The worlds largest flipped classroom
This is a special guest post by associate professor Carl Reidsema from the University of Queensland. Nice work Carl!
The Day the US President Dropped in on the World’s Largest Flipped Classroom at the University of Queensland for the G20
There’s certainly a lot of hype and interest in what the world’s most powerful man, Barack Obama, gets up to. Whether you love him or not, what he has to say and where he goes are all keenly followed. So imagine my surprise when I find out that he’s going to be paying a visit to my classroom at The University of Queensland while he’s here for the G20 in Brisbane, Australia!
So what, you say? Presidents drop into classrooms all the time because education is as vital as health, defence, business and the rest of his many portfolios.
Well, in this case the classroom that the President of the United States of America is visiting happens to be a space big enough to hold 2000 people bleacher-style but for 20 weeks of the year, I and my co-teaching academic colleague along with 3 of our most talented teaching assistants use it as an active teaching space for 1200 first year student engineers at 600 students an hour in what is arguably the “World’s Largest Flipped Classroom”.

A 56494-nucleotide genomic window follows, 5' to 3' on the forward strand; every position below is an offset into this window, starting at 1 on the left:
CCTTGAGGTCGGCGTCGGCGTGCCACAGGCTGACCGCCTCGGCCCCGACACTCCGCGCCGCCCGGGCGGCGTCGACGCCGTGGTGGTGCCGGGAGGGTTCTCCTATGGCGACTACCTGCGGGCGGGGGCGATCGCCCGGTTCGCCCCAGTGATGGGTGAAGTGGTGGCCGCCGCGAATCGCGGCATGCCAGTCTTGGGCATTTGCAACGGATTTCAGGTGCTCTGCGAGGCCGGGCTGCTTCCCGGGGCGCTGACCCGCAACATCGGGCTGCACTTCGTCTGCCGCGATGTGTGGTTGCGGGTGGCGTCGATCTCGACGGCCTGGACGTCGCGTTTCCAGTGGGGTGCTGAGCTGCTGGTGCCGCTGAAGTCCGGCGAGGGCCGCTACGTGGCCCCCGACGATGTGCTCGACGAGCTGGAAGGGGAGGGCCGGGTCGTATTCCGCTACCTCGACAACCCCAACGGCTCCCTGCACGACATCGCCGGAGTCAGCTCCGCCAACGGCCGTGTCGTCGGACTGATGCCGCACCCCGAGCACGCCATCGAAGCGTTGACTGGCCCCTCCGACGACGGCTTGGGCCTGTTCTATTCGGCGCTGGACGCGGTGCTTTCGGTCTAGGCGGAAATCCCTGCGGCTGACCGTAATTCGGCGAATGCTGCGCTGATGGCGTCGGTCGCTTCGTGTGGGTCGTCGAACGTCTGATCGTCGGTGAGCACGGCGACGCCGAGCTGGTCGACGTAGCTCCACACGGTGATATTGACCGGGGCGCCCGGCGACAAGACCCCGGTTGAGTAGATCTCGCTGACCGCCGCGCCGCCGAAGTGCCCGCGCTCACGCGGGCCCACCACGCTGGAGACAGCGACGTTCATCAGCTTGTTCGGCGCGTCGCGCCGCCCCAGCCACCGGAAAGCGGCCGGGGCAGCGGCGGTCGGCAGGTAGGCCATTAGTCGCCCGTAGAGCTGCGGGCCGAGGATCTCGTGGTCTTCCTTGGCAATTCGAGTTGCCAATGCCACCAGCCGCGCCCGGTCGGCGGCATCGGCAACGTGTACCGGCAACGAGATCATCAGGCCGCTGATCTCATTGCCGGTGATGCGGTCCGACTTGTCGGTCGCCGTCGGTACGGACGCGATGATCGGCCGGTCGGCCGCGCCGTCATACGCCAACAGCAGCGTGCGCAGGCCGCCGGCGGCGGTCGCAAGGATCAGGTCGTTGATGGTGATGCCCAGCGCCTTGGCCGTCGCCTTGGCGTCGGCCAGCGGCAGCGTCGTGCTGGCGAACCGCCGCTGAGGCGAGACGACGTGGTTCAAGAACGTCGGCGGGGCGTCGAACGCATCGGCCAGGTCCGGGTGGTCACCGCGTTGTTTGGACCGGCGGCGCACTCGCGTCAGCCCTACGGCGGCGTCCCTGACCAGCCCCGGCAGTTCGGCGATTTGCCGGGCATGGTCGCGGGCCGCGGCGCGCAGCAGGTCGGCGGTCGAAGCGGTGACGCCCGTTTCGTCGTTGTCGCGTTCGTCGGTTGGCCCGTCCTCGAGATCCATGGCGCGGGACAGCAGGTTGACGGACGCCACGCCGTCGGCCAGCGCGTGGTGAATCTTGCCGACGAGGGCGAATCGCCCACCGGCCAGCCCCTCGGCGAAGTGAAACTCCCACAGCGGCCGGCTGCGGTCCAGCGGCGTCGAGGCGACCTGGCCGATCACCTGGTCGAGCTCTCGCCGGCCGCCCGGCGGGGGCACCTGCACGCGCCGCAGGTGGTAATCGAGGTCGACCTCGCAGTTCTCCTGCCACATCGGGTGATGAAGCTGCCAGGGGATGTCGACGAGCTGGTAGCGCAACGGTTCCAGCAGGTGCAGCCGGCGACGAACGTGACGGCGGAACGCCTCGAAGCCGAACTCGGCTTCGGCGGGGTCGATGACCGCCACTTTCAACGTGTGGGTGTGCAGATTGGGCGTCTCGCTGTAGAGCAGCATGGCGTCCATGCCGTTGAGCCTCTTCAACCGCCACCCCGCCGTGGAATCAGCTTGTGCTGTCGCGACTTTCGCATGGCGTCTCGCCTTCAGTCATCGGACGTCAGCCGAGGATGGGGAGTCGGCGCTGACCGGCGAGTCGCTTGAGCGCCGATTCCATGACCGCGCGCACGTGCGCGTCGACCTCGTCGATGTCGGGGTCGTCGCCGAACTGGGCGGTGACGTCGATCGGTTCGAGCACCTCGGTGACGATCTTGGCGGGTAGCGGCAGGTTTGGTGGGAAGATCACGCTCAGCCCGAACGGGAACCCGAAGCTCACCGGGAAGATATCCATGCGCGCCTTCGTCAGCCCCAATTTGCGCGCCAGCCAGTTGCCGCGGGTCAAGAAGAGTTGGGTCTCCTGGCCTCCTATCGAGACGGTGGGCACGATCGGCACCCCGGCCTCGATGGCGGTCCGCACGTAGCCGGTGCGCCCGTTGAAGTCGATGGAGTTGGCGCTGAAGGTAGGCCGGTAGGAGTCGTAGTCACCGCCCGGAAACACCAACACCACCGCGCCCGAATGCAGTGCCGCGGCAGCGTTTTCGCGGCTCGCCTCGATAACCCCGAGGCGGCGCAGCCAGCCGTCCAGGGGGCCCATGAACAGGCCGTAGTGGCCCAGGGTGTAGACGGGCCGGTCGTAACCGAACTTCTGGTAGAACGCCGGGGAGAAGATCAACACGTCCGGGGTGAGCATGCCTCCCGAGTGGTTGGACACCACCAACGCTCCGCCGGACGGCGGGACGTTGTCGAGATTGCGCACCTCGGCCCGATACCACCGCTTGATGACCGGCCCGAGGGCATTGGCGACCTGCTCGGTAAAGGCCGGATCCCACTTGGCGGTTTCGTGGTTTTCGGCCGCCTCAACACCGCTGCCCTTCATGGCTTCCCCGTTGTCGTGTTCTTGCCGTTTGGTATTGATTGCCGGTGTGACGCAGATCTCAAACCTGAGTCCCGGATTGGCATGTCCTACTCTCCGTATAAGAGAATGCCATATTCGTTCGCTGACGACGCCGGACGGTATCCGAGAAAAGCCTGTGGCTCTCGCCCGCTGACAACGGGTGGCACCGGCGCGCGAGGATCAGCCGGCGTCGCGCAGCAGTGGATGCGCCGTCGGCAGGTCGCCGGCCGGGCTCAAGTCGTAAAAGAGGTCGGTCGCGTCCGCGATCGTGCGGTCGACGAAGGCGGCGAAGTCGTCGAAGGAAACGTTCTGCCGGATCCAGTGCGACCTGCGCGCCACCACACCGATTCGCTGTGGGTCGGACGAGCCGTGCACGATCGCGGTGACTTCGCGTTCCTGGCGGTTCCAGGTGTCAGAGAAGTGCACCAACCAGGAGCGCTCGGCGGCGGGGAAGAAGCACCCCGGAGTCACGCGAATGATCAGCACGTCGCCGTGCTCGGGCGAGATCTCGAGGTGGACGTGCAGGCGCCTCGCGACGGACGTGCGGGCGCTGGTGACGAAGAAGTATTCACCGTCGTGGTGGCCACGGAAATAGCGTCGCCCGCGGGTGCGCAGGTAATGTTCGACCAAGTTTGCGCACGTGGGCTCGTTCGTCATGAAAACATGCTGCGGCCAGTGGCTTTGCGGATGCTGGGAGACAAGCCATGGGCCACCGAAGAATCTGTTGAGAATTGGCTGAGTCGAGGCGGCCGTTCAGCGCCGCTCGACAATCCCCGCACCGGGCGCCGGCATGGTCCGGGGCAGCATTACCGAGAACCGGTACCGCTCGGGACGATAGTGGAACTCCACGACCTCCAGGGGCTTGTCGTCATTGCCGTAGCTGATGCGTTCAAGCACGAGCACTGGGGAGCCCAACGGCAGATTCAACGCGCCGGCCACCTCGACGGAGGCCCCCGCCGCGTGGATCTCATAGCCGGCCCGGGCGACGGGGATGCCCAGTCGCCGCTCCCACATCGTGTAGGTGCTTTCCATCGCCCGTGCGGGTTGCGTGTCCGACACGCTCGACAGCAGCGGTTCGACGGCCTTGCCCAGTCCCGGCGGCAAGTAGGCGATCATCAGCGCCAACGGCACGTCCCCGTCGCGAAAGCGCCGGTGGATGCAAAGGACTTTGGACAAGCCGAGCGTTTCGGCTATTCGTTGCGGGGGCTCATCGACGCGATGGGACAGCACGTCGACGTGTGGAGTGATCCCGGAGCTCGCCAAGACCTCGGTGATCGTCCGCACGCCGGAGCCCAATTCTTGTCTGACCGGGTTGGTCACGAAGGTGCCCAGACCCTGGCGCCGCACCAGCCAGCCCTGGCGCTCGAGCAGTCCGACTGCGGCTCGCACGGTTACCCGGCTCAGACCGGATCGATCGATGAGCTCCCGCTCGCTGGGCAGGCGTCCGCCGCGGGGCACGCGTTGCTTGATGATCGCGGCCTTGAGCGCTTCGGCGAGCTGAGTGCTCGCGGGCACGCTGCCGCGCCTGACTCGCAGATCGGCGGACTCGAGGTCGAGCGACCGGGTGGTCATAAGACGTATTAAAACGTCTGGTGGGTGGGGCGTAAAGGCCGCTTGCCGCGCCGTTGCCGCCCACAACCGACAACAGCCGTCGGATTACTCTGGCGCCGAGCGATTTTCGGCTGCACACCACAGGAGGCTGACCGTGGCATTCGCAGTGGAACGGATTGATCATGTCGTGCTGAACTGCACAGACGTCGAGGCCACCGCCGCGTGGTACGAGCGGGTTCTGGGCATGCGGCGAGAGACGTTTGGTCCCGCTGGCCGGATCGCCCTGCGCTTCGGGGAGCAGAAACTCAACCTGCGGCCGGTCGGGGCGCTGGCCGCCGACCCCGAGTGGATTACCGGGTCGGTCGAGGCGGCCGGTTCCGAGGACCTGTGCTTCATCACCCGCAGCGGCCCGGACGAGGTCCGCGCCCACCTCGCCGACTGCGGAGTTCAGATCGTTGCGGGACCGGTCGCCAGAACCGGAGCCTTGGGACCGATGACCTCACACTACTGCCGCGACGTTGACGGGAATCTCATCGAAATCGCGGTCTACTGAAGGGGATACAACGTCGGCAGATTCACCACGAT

There have been decades of unmet global demand to produce graduate engineers who can work well and communicate in teams with internationally diverse peers and respond creatively yet rationally to complex socio-technical problems. We create these graduates by providing our students with opportunities to engage in hands-on authentic design problems requiring fundamental knowledge and skills in both engineering and high tech simulation software tools. Beginning in 2010 with a year in planning and supported by industry partners ABB and Boeing Australia as well as the government Office of Learning and Teaching (OLT) and Royal Australian Navy (RAN), UQ Engineering runs an intensely challenging course with absolutely no lectures as a Flipped Classroom. Here students do their lectures online before coming to campus to collaboratively do their ‘homework’ in full hands-on mode facilitated by experts in professional practice.